JTWROS. JT TEN. What do these acronyms stand for? To what degree do their meanings differ? If you own or co-own assets, you should know the subtle distinction that some states make between them.
JTWROS stands for Joint Tenancy with Right of Survivorship. JT TEN stands for Joint Tenants with Right of Survivorship. No difference, right? Well, in some states, courts may see one. Here is a discussion of the meaning of each ownership option, and some fine print worth knowing about.
A JTWROS ownership option gives each co-owner equal rights to an asset or account. When a co-owner dies, the asset/account then passes to the surviving owner(s) without going through probate. The surviving owner(s) then own(s) 100% of the asset/account.
Is JT TEN just another way to spell JTWROS? In many states, yes – but not all. Most states regard JT TEN as the equivalent of JTWROS, and do not interpret the “TEN” in JT TEN to mean “tenants in common,” which is also called “tenancy by the entirety.” Some states, however, do interpret it to mean “tenants in common.” That interpretation may lead to an asset being probated.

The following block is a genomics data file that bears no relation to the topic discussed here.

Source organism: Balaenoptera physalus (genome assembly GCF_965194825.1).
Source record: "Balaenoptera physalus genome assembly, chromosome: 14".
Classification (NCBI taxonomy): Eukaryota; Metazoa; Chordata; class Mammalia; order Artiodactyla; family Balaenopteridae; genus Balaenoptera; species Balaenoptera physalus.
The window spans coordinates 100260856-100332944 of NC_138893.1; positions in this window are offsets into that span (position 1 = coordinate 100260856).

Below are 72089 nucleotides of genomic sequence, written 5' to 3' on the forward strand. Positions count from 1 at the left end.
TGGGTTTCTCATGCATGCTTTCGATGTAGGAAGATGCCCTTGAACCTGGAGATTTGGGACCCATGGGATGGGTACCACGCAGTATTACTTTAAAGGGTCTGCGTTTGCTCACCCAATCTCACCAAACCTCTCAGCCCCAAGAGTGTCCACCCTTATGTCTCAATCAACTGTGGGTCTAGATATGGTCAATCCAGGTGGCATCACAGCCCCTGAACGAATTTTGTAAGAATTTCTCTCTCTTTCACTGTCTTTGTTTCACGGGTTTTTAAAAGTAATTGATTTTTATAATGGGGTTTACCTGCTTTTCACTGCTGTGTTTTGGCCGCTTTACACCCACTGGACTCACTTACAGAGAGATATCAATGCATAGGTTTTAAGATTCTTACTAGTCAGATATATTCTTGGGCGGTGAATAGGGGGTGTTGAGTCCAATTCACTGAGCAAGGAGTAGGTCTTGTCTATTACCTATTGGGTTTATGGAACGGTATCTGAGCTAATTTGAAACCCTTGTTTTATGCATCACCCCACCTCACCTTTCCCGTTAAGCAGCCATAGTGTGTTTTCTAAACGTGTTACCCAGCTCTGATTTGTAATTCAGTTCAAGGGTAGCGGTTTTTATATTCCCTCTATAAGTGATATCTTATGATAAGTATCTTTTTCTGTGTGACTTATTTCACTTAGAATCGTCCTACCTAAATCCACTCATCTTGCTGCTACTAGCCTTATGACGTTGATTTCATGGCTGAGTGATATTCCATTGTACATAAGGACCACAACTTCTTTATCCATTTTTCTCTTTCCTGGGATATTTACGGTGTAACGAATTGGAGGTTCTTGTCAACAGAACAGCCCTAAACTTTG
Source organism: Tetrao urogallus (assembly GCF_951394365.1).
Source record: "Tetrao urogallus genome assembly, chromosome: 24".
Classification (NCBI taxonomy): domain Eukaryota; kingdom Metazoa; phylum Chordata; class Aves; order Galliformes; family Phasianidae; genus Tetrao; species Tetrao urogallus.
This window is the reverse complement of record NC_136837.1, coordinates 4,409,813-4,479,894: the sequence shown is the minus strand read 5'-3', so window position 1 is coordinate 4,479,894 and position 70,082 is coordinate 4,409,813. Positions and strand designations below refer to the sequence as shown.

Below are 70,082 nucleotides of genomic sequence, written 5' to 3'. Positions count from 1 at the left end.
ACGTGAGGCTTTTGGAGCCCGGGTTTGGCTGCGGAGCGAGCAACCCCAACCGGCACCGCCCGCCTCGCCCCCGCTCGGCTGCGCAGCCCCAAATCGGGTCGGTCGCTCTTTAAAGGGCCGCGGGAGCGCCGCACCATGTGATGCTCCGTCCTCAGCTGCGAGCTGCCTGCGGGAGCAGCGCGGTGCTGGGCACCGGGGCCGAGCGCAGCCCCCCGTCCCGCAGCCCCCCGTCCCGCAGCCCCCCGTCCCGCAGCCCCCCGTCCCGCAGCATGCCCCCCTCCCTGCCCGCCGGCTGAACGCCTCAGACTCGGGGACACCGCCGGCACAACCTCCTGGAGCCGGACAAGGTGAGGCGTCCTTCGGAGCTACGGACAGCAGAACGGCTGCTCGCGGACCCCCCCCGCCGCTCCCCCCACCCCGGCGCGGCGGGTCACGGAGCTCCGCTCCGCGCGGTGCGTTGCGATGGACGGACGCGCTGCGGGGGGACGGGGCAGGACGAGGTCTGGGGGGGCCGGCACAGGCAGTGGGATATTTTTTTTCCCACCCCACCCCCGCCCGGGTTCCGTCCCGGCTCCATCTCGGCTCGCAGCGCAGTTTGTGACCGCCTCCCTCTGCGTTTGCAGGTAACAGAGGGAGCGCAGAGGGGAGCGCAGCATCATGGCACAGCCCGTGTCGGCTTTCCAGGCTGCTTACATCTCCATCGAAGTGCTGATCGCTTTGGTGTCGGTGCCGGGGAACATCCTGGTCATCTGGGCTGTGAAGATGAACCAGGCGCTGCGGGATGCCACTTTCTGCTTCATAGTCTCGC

When two or more people own an asset or an account as tenants in common, the right of survivorship is not conveyed to the surviving owner when one owner dies. Instead, when an owner passes away, that ownership share passes through his or her estate as per the terms stated in his or her will – and that leaves the asset open to probate. If the co-owner dies without a will, then the ownership share passes to surviving heirs.
Some states make subtle distinctions. Take Michigan, for example. If a title document contains the phrase “as joint tenants and not as tenants in common,” any co-owner of real property can terminate the joint tenancy. If property is transferred to new owners “as joint tenants with right of survivorship” (i.e., JTWROS) or to the new owners “and the survivor of them,” a co-owner cannot terminate the joint tenancy unilaterally.
In Texas, co-owners of property can’t hold real estate in joint tenancy merely by including the JTWROS acronym on a title document. Legally speaking, they must go a step further: all the joint tenants have to sign a written agreement certifying the creation of the joint tenancy. There have been court battles in Texas over such documentation, or the lack thereof. Sometimes things have gone the other way: in 2009, the Texas Supreme Court ruled that a married couple whose investment accounts were titled “JT TEN” did have survivorship rights, even without the use or appearance of the JTWROS acronym on those accounts.
Some states want you to be explicit when it comes to JTWROS. South Carolina instructs property owners to use the phrase “as joint tenants with rights of survivorship, and not as tenants in common,” instead of the mere JTWROS acronym, for added clarity.
You should keep these distinctions in mind. Tiny as they may seem, you may have to know about them if you buy, sell, or inherit property in certain states.